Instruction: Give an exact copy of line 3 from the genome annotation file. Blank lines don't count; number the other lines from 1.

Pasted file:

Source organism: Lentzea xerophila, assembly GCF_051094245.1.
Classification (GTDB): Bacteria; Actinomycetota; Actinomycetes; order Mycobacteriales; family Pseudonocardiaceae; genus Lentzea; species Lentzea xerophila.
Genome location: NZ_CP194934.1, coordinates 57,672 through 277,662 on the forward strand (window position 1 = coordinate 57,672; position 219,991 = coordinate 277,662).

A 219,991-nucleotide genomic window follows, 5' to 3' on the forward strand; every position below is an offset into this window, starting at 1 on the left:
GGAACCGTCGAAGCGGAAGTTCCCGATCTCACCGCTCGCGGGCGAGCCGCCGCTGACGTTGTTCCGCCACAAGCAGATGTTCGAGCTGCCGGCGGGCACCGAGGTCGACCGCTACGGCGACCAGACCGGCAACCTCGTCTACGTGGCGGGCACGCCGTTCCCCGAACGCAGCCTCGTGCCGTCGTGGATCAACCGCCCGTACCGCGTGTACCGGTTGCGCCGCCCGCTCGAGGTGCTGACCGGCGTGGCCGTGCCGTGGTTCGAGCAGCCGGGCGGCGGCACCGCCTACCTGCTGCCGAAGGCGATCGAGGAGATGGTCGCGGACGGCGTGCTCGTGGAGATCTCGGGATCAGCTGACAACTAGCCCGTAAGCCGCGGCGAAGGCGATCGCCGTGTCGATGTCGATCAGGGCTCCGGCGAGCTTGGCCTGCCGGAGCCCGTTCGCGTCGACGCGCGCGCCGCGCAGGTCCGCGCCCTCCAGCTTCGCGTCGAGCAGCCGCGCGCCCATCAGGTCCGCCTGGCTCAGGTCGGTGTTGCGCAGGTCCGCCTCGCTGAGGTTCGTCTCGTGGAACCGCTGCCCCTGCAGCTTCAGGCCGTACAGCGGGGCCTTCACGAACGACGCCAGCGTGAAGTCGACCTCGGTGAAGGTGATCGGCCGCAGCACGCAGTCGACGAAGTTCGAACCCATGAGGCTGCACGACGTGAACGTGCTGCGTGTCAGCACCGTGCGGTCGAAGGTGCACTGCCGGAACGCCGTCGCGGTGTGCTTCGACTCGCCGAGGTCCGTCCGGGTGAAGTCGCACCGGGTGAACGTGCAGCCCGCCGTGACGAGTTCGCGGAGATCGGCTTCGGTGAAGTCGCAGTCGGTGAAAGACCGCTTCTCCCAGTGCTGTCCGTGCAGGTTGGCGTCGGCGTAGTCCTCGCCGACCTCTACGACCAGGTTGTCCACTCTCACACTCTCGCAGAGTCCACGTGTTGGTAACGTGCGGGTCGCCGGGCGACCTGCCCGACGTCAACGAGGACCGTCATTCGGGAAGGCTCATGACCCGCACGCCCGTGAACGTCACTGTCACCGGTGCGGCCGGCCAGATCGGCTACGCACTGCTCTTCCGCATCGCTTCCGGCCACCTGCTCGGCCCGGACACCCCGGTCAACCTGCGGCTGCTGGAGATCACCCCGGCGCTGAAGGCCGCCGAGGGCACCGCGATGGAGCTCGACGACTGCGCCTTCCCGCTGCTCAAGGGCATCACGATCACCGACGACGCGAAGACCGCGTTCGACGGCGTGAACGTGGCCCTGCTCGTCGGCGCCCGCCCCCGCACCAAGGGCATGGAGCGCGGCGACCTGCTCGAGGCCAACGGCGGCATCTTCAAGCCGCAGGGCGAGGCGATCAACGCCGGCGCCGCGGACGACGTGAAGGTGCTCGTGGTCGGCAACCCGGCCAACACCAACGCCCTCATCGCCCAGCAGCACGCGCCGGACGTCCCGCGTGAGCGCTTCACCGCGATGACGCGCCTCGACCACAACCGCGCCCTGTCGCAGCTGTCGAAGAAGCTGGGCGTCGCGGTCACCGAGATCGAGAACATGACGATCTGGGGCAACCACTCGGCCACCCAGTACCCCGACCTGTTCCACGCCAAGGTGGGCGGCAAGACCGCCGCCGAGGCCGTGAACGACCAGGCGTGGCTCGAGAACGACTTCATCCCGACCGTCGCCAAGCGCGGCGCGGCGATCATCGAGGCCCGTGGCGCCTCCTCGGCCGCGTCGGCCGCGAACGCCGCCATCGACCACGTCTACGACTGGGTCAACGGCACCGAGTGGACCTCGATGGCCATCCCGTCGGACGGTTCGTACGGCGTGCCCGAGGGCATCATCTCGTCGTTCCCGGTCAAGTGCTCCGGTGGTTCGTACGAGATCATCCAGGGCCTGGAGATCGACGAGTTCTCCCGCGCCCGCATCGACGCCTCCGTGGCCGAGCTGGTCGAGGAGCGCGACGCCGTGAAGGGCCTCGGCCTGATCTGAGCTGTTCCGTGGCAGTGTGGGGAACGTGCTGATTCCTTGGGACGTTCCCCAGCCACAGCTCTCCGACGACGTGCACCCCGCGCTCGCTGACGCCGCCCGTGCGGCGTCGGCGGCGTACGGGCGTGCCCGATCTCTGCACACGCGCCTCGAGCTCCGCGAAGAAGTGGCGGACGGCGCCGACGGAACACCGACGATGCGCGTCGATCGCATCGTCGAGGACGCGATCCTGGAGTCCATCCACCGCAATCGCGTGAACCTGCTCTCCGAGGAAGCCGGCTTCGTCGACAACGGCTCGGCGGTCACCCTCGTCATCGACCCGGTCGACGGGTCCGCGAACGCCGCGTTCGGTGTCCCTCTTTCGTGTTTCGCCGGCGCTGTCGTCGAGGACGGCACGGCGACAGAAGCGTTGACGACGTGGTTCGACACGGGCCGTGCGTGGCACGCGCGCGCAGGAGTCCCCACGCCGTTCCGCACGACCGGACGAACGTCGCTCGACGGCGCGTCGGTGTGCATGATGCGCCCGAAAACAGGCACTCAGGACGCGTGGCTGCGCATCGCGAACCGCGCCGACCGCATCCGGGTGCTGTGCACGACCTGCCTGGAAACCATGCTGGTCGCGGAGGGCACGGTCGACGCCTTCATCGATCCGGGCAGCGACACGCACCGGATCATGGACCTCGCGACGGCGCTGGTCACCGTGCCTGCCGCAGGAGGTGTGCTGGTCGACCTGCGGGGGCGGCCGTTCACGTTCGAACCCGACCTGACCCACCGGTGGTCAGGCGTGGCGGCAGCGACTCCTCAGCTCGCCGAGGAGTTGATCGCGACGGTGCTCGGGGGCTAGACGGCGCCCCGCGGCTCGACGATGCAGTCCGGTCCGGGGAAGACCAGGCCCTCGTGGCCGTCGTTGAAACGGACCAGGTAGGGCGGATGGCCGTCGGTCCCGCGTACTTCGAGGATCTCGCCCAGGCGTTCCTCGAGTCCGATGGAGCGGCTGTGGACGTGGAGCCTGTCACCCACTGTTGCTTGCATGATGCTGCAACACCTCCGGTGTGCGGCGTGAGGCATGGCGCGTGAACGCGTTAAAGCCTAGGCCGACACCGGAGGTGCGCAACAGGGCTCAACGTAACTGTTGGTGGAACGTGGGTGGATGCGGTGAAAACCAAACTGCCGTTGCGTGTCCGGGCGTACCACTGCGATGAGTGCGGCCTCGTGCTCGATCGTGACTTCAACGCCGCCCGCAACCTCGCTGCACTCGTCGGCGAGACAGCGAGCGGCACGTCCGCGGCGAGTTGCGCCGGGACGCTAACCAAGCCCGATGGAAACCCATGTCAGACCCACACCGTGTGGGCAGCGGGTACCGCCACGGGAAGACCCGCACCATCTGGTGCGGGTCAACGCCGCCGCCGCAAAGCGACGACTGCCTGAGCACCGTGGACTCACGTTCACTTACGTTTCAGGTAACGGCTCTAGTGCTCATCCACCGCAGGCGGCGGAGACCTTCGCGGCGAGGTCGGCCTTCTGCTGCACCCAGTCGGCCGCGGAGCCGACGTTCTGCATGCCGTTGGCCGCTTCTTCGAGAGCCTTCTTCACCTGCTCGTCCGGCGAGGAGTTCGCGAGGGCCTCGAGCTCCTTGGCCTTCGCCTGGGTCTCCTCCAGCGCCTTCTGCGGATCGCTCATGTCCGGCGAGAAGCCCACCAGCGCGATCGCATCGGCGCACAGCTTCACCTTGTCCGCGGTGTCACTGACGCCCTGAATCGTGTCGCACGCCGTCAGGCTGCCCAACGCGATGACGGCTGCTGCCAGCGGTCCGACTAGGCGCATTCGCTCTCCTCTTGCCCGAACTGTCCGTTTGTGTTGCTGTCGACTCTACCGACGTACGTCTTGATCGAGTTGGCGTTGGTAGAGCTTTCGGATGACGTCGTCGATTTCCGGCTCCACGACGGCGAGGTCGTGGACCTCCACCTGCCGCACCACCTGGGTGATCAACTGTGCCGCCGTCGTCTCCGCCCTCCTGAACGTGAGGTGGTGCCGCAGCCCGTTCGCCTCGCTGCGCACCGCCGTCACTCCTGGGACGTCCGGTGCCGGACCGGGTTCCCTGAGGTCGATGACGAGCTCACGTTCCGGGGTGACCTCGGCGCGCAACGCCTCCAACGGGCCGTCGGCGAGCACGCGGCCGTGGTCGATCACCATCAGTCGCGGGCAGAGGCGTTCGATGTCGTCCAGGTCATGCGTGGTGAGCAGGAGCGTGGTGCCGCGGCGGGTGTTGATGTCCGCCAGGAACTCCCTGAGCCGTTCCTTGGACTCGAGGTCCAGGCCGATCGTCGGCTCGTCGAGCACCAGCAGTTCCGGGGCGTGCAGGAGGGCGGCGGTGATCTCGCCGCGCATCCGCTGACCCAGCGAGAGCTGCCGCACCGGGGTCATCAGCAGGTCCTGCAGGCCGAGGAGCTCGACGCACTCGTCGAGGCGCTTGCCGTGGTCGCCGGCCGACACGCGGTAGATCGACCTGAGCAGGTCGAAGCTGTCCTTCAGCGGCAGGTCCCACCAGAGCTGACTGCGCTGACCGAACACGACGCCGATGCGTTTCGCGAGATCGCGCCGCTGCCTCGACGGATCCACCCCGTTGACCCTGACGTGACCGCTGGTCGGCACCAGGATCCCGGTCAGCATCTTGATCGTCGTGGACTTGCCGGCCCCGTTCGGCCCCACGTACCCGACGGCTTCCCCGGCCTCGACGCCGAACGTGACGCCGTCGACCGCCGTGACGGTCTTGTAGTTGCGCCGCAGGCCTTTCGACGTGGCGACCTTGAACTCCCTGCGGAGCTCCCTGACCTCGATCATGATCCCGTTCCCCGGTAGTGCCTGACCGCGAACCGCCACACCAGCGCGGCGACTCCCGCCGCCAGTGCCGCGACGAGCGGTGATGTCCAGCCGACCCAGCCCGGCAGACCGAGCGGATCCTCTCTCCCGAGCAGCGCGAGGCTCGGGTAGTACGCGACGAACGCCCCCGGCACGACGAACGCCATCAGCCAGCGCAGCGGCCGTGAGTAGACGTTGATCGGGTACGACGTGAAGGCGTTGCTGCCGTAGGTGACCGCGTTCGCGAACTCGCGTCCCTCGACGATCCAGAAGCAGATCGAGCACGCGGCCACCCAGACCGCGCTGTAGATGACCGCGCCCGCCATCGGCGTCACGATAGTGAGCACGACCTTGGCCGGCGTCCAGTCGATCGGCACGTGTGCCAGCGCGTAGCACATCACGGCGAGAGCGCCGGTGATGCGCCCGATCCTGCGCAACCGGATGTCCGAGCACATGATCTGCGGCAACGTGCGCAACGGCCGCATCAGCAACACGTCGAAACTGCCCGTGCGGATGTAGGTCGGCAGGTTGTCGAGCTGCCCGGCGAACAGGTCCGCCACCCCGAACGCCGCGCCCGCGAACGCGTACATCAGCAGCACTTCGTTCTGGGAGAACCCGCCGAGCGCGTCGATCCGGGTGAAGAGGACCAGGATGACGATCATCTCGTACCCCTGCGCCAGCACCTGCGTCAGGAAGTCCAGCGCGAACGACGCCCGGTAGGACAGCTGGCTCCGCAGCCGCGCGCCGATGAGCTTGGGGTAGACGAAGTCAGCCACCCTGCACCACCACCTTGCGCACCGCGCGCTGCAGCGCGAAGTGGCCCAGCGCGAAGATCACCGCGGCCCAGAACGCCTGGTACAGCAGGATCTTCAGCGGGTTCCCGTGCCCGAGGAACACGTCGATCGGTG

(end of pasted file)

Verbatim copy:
Genome location: NZ_CP194934.1, coordinates 57,672 through 277,662 on the forward strand (window position 1 = coordinate 57,672; position 219,991 = coordinate 277,662).